The tumbleweed is a symbol of a mythical American West with wide-open spaces that are the perfect stage for escape, retreat, and reinvention. Detached from its roots and blown by the wind, it disperses seeds in order to reproduce while gradually destroying itself in the process. It is a hybrid structure containing elements of both death and rebirth.
In Ecstatic, an actual tumbleweed circumnavigates the perimeter of a low podium with a stuttering motion. Its brambly form stands in contrast to the smooth, dark mirrored surface of the podium. Its normally random movement through open landscape is here contained and controlled, though not entirely stilled. It has been chosen for display but is denied the enactment of its fundamental nature.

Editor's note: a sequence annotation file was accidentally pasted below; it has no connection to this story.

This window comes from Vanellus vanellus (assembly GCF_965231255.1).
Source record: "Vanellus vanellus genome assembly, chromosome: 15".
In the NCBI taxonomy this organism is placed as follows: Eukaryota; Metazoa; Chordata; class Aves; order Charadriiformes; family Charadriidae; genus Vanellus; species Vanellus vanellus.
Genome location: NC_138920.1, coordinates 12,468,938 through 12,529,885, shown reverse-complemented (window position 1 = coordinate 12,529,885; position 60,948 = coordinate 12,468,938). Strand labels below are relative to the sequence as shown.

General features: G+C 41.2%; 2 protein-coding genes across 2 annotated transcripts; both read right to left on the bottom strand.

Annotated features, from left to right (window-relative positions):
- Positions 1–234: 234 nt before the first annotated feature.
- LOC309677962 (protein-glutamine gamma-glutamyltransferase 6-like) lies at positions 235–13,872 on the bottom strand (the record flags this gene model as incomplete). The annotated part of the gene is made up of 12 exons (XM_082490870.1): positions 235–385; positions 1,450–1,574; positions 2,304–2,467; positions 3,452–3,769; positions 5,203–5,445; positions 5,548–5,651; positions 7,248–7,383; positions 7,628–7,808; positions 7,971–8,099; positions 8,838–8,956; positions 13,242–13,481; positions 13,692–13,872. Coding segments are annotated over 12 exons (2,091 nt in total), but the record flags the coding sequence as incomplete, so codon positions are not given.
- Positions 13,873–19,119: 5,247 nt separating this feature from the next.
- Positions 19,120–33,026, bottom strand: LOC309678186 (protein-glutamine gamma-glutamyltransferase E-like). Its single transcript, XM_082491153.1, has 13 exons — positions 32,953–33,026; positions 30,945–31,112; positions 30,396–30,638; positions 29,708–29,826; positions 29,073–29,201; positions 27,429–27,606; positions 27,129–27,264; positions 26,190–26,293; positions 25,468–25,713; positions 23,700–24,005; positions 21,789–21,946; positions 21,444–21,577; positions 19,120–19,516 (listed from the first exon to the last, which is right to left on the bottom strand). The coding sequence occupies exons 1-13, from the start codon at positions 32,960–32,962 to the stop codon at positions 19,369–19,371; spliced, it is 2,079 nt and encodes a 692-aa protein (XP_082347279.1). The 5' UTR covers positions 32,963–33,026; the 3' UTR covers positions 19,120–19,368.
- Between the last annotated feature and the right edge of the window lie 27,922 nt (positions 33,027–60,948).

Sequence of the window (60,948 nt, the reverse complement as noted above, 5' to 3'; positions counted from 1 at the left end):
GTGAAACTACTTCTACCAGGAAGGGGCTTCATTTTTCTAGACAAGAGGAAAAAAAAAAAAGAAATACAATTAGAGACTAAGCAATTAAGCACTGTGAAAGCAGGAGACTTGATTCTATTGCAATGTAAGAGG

When you travel very fast you begin to feel stationary. It’s as if the surrounding landscape is only a moving projection. Siobhán Hapaska
Siobhán offers us a juxtaposition of natural and artificial, free and constrained, wild and tamed. But the work’s title leads us beyond these simple oppositions, underscoring the artist’s ongoing interest in travel, rootlessness, and yearning. Why, ever restless, do we long for escape? In a state of ecstasy—of being outside of yourself—you accomplish a form of escape in which no physical travel is required.
Lisa Martin, Exhibition Assistant for Siobhán Hapaska, September 2013